The library has been one of the essential factors behind the heightened popularity of 3D printers. This fact is backed by data from Google Maps, which shows more than 800 3D printers in libraries found across the globe.
This number might be greater since Google Maps only shows the figures from English-speaking nations such as Australia and the UK plus the United States.
It’s projected that the number of 3D printers in Chinese libraries may be three to five times greater than in the US or any other English-speaking country. In addition to this, libraries in the different parts of Europe, as well as South America nations, most likely provide 3D printing serveries.
What’s The Reason For Increased Popularity of 3D Printing Services In Libraries?
3D printers are costly, and as a result, not many can afford them. It’s this gap in the market that libraries across the globe are looking to address. This is mainly because the libraries’ goal is known to be wanting the provision of equal access to knowledge and information.
But due to the expensive nature of 3D scanning, 3D printing, and other Maker Space technologies, not everyone gets to enjoy the vast benefits it has to offer. There also isn’t enough knowledge and information on how best to use 3D printing technologies effectively. Due to these gaps, 3D printers have become a popular sight in public libraries to try and close down the gap.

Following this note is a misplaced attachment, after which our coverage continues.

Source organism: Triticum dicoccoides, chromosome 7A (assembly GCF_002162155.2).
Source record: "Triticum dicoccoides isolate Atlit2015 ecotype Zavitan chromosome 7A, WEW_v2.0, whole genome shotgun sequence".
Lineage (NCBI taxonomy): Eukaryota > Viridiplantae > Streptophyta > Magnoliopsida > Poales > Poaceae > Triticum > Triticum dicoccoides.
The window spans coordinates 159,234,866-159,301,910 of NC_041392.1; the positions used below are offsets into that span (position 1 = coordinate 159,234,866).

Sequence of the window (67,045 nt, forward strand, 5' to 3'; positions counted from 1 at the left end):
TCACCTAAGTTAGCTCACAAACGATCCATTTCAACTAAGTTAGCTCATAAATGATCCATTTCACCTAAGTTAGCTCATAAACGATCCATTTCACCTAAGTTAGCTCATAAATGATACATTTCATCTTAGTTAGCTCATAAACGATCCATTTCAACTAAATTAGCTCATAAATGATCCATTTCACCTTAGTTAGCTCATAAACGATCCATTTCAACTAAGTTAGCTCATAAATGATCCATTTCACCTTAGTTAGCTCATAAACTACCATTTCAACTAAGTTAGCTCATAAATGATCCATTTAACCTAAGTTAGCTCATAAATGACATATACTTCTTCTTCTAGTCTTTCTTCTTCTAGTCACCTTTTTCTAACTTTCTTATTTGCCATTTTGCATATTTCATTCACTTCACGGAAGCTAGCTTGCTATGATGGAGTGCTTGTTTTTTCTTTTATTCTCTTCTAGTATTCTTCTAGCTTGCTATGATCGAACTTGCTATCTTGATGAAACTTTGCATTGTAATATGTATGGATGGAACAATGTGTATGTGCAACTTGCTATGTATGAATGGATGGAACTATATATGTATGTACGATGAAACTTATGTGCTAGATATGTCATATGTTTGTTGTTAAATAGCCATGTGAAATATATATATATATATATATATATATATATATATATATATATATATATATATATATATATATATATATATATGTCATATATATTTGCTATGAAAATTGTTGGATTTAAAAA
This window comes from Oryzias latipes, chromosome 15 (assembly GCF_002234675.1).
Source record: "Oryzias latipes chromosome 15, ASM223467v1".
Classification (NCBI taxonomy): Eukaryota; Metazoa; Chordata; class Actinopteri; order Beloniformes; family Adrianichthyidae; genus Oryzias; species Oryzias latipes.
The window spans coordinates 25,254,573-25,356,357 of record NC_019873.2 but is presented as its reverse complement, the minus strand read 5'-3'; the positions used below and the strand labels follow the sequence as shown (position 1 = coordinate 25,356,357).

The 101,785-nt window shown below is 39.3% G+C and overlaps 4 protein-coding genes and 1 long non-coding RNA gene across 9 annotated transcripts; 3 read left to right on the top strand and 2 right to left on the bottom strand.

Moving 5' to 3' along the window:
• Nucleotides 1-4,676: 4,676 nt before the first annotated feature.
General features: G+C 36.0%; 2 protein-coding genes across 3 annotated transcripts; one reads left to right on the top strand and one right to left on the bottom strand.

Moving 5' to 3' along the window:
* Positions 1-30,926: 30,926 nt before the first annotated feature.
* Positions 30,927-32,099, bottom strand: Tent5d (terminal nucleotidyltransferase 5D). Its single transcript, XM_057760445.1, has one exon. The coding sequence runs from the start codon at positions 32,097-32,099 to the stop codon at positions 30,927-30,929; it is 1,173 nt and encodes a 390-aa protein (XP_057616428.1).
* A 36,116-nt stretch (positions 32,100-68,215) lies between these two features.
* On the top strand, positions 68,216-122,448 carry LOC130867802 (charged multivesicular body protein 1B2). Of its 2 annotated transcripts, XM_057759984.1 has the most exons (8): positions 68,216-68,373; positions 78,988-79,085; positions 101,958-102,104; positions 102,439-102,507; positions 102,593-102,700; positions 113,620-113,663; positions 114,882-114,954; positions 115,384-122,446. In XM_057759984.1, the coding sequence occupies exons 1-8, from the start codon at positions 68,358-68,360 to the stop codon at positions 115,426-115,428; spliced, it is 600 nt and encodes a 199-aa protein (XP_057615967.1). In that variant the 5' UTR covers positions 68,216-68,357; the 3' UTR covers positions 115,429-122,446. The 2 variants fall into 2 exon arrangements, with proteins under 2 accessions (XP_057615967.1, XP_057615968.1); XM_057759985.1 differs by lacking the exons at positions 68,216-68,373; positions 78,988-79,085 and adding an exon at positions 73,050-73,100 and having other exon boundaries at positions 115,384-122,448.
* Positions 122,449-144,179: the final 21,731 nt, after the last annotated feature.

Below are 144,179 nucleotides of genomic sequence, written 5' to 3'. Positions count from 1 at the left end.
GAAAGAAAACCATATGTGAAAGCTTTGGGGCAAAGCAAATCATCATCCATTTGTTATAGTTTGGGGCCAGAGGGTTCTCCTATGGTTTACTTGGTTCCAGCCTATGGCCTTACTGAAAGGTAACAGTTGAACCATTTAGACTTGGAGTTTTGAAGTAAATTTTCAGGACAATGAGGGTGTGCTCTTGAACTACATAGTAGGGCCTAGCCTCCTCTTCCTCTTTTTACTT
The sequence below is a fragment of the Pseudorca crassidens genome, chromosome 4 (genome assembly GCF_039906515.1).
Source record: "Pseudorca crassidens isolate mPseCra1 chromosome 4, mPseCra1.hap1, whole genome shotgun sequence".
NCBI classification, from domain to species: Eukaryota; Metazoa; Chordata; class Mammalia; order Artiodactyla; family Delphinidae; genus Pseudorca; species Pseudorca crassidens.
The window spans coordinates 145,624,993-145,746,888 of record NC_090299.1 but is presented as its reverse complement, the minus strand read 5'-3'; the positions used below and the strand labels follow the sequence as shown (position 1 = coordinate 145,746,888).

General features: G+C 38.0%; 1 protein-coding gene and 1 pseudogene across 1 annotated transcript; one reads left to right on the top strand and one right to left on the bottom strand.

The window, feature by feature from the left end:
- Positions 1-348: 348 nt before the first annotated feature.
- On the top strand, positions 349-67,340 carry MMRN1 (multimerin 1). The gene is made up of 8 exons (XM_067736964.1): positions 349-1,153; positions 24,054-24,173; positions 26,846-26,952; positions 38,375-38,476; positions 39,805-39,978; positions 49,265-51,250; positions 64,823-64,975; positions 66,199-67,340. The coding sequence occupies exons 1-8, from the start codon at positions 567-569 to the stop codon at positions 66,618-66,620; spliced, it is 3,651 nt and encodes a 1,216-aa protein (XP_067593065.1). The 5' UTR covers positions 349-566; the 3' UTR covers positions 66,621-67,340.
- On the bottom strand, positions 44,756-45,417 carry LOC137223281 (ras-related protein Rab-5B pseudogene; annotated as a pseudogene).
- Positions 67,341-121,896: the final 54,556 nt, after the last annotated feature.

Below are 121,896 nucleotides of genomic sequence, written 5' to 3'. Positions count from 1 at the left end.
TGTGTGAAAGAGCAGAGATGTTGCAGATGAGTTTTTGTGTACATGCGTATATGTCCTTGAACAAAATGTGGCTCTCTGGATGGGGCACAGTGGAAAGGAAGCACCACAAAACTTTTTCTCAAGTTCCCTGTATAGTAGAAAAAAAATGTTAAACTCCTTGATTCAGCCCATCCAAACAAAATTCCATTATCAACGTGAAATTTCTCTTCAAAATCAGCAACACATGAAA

Libraries are also developing a plan for the future by starting to have 3D printers installed. This is because there’s been a continuing increase in the diminishing insignificance of physical books. Therefore, libraries will need to think of other creative ways of remaining relevant, instead of overdependence on physical books.
This has consequently led libraries to start creating their own content thanks to 3D printing technology. As a result, libraries can now create content that is unique to them and isn’t found anywhere else. This is achieved by encouraging the community to join hands and create something which isn’t available anywhere else.
Libraries for decades have acted as the places where communities meet to share information and ideas. For this reason, public libraries opted to incorporate 3D printers to allow these persons to share their thoughts about this futuristic technology. By doing this, these individuals get to learn from each other and might make a unique discovery that’s not been unveiled anywhere across the globe.
What Can 3D Printers Achieve?
There are many captivating applications of 3D printers, from making handguns, prosthetic limbs to figurines. The common materials used during 3D printing are polylactic acid (PLA) and acrylonitrile butadiene styrene (ABS). Usually, the structures and objects you can print using materials that aren’t plastic are varied.
An excellent example of this is a San Diego company using human cells to make the human liver, and a Shanghai-based firm using quick-dry cement to print a ten-story house.
How Are Libraries Using 3D Printers?